It's a new week, and I'm on the next show! Charlotte's Web has been running smoothly, and I've just started on it this morning. I'm just finishing up some archiving for the last Impala spot, which successfully delivered on Friday. I'm not sure when these last two spots will air, but you'll probably see them on TV before I tell you!
The stuff that we're doing on Charlotte's Web is amazing. I can say that I'm a little biased, of course. We, along with a couple of other vendors, Rising Sun in Sydney and Rhythm & Hues in LA, are completing the work. Proof and Fuel are the two other facilities listed in IMDB as well. The release date for Charlotte's Web is June 23, 2006. We're doing quite a bit of shots, but we should be in good shape for our delivery. I'm definitely not sure if I'll be leading on this show, but that's ok. I've had a small run at it, and I enjoyed it. I think I'm in the pool of leads that can be chosen for the next show, so that's great. Time will tell which show it'll be!
So while I wait for my last couple Impala shots to get finalled and shipped out the door, I can't help but wonder how it's like at other facilities under a deadline like this, or even other industries.
For a commercial project (of which I've only recently been used to), it seems our shots are seldom finalled by the director. We answer to a higher power, the client and their ad agency. Throughout these three Chevrolet spots, we've always delivered on time, and the agency and GM have always loved our work. There's never a period of time for feedback, at least much less than there is in a film! It's a very weird sensation, to create an awesome shot, approve it inhouse and send it out, only to hear no notes. I have a feeling that the commercials are bullet points somewhere in some meeting or memo, saying that the next Impala commercial has been completed, and will now be on TV. Who knows. Luckily we're not under any stress. There's a short team finishing up the spot this week, just my supervisor, myself, and my producer. We have a TD on call, but he's been on another show this week.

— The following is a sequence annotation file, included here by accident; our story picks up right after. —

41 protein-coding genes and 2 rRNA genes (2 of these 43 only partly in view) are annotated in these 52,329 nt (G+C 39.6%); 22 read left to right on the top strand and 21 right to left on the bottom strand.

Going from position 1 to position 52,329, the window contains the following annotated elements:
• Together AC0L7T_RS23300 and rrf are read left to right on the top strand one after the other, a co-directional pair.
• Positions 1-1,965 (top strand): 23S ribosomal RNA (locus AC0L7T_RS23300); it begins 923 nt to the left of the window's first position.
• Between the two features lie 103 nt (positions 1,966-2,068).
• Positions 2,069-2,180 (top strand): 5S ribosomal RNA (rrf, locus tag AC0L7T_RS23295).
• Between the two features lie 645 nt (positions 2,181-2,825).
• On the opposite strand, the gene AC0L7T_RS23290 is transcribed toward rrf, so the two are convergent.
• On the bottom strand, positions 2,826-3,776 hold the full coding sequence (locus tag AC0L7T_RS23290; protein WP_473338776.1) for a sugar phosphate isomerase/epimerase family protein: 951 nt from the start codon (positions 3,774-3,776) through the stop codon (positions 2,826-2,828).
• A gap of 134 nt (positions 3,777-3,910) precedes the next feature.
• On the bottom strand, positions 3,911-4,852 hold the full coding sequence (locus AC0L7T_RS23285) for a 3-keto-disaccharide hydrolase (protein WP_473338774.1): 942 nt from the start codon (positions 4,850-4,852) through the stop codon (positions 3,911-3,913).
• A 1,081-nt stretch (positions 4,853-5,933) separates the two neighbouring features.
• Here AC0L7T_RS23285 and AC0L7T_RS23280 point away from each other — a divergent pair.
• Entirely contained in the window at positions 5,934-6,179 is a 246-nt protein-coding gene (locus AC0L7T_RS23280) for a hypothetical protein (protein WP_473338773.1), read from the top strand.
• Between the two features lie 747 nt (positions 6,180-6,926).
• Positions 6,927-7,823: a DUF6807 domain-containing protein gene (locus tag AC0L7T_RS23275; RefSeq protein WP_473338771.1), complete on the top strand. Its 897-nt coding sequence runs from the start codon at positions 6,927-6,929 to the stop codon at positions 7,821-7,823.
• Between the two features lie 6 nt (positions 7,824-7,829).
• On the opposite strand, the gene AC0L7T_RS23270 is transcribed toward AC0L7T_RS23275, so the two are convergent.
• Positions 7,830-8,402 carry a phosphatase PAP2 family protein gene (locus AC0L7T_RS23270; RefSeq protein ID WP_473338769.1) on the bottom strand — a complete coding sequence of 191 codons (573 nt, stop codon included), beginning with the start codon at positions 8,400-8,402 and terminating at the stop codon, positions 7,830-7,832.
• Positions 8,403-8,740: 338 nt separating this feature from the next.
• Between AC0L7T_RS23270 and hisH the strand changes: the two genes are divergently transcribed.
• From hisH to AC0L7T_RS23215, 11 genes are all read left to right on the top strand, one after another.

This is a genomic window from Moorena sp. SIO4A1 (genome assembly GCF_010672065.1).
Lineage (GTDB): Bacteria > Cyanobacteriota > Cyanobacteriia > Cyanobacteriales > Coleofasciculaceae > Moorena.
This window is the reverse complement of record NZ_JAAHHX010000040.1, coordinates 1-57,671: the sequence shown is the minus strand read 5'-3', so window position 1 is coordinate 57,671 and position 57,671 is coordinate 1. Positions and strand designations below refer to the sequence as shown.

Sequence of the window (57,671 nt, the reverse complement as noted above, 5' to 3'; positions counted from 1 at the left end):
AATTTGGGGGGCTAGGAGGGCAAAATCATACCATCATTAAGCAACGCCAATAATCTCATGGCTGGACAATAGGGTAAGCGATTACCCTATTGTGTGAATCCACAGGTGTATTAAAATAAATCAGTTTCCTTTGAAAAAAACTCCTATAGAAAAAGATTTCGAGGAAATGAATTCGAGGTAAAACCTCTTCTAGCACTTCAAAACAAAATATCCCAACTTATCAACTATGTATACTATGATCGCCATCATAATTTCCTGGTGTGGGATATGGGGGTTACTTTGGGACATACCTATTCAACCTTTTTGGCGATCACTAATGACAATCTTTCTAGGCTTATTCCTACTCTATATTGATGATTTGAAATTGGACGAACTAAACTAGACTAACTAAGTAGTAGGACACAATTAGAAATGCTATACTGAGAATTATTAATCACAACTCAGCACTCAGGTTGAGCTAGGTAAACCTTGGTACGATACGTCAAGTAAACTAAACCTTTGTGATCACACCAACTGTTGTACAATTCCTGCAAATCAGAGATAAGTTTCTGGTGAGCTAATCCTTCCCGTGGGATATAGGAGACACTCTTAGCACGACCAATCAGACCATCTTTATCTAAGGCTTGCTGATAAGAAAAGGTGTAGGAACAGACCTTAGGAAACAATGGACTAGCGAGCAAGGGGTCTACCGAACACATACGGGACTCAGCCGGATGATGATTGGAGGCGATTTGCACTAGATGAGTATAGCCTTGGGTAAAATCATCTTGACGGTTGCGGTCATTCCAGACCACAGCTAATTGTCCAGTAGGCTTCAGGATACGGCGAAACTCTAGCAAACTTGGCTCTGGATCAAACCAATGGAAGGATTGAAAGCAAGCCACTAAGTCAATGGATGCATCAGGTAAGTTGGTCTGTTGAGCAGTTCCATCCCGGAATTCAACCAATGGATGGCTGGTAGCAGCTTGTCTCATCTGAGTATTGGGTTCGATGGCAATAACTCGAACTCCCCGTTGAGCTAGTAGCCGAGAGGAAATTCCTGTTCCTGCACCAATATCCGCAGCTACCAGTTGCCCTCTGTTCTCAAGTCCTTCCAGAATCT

My brother is in town this weekend hanging out with us. He works on the other end of the computer entertainment industry, in games. He's a technical artist (modelling, texturing, animating) over at Rainbow Studios in Phoenix, and has been there for close to five years. He's a talented guy, and it's interesting to note that we as siblings are into this whole CG thing (games/films/digital media) together! It's definitely cool to hear how they're working on a new game for the XBox 360 and the PS3, and how these new console machines are going to be amazing pieces of hardware! It will be a little bit expensive for my taste. My only consoles are the PS2 and the Neo Geo (with the SEGA Genesis and the Atari 2600 now retired from my collection), with the PSP here for some portable gaming.